AMA with Illia Polosukhin (NEAR)

Telegram AMA 20200808

Q: How do you see the world looking in 5–10 years? How NEAR contributes to that?

Illia Polosukhin, [Aug 8, 2020 at 2:03:03 PM]:

NEAR’s global mission is to enable community-driven innovation to benefit people around the world.

What this really means is that we believe that the future should be where companies and digital economies are built in such a way that entrepreneurs that started it and community (including users) are aligned.

Illia Polosukhin, [Aug 8, 2020 at 2:03:34 PM]:

Which means that over time such a company will not turn into a profit generating machine that doesn’t care about it’s users but actually will maintain human qualities and continue to evolve with its user base.

To actually achieve this, we need infrastructure and novel approaches to building businesses. We need to turn previously centralized around profit industries into open communities of collaborators.

Illia Polosukhin, [Aug 8, 2020 at 2:04:00 PM]:

Blockchain is one of the core pieces of such infrastructure. It provides the root of trust and programmable model to build such products.

At the same time the other pieces are financial instruments that create and align incentives. E.g. DeFi or Open Finance — which provide a way to value various activities and creates instruments that marketplaces and economies can use.

Also DeFi is the first example of community-driven innovation at play. We see both how communities of developers build on top of each other instead of creating huge moats around their users and data, which usually happens in web2. We also see how these entrepreneurs are sharing their governance powers with the users and community via various economic activities in example of Compound, Balancer and upcoming suit of aps.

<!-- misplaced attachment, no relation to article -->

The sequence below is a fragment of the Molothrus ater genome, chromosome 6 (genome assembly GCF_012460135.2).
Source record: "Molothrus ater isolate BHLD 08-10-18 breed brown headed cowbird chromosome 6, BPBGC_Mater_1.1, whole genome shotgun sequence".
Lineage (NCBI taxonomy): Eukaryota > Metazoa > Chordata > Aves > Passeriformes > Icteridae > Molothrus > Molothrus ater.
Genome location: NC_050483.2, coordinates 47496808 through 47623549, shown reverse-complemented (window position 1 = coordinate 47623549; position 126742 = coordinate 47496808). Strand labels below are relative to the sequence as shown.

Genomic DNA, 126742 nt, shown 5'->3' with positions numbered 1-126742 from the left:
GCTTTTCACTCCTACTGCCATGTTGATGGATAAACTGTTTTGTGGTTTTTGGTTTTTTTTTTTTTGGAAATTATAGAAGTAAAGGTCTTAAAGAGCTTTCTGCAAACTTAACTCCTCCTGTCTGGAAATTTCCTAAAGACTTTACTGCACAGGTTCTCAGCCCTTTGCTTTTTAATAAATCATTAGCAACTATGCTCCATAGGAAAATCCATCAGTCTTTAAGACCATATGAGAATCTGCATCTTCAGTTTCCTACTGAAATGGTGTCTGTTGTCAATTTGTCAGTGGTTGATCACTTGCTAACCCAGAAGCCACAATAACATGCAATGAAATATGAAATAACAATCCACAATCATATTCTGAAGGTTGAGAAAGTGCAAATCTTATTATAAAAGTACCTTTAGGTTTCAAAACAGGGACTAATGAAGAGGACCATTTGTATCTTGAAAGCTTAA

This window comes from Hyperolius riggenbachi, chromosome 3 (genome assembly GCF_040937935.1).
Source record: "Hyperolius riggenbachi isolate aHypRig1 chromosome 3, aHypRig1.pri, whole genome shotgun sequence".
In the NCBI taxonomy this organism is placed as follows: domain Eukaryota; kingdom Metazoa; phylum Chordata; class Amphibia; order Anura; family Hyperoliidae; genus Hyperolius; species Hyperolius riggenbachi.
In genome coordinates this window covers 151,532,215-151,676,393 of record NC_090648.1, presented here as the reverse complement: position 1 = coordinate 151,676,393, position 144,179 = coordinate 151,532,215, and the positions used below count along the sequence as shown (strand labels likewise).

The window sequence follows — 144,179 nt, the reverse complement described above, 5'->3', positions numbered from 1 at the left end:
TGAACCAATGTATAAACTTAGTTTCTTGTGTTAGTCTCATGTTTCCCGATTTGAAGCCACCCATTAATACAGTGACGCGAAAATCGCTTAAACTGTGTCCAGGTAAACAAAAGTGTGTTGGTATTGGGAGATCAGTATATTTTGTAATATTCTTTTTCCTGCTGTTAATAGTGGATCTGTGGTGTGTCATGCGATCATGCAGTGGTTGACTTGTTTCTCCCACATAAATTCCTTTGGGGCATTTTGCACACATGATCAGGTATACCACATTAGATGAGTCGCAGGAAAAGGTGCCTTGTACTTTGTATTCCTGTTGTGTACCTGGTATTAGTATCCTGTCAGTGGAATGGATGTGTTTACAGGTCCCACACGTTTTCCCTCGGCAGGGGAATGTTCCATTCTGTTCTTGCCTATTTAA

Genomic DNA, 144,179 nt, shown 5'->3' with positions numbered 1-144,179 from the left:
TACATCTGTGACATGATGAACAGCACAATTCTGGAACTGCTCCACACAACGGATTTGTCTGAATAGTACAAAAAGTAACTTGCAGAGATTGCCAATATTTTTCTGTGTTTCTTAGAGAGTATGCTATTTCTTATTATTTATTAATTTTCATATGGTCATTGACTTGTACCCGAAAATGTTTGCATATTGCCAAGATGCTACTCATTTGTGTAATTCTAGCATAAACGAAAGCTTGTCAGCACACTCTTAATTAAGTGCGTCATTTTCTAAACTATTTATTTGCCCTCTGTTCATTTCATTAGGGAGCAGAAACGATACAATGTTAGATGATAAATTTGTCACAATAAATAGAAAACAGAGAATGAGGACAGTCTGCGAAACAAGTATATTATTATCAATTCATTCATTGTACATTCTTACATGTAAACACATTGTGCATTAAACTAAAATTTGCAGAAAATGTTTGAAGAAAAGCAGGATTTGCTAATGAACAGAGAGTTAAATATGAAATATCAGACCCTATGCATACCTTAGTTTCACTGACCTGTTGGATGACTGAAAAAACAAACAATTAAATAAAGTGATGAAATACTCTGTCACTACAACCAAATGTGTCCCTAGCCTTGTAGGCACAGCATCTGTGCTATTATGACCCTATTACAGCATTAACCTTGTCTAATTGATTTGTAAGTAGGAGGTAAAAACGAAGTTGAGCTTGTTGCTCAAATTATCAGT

This also starts to happen for other markets: cooperative approach to ride sharding, community drive approach to music and few more. But these are still early and small in numbers.

Illia Polosukhin, [Aug 8, 2020 at 2:05:33 PM]:

We see NEAR providing a platform for entrepreneurs to build products and grow their usage via incentivizing their community to take a more active role and over time get them to be driving more and more of the product.

We call this concept an Open Web, where instead of walled gardens of enterprises we really see a large set of community owned apps that are composed with each other in various ways.

Read more about this —

Q: 1. How does the future look like for Near in terms of shards used ? How many shards will we see at launch ?

2. Is shard number a subject of governance?

3. What are your top priorities/concerns as a Chief Decentralization Officer?

4. How does Near handle interoperability, can you briefly explain how does the Near <> Ethereum bridge work ?

5. Are you planning to build bridges to other chains soon ?

Illia Polosukhin, [Aug 8, 2020 at 2:07:27 PM]:

Ok, let’s decompose

> How does the future look like for Near in terms of shards used ? How many shards will we see at launch ?

Current system built with sharding is fully implemented. But overall, as with any new system of this scale, there are a lot of edge cases which we are working on addressing.

Which means that addressing them with one shard is way easier, as network topology is cleaner. Hence TestNet and MainNet POA are running with 1 shard currently.

At the same time, a guild “Open Shard Alliance” are running their own testnet with few shard. We also have all of our testing configured to test sharded setups.

If you really want to dive deep — check out this test — <will insert link in a sec>

Overall, this means that first we will get MainNet going with 1 shard, while we have sharded testnets where all the issues of sharding will be ironed out separately.

> 2. Is shard number a subject of governance?

Currently yes, would require a protocol update to change number of shards. Which means it is based on validators and their delegators decision to accept it or not.

At the same time, we have design of dynamic resharding -> which will allow change number of shards dynamically and reballance contract between shards.

This will be coming prob next year.

Oh, here is the link —

This runs 4 shards and stresses the hell out of the system to route cross shard transactions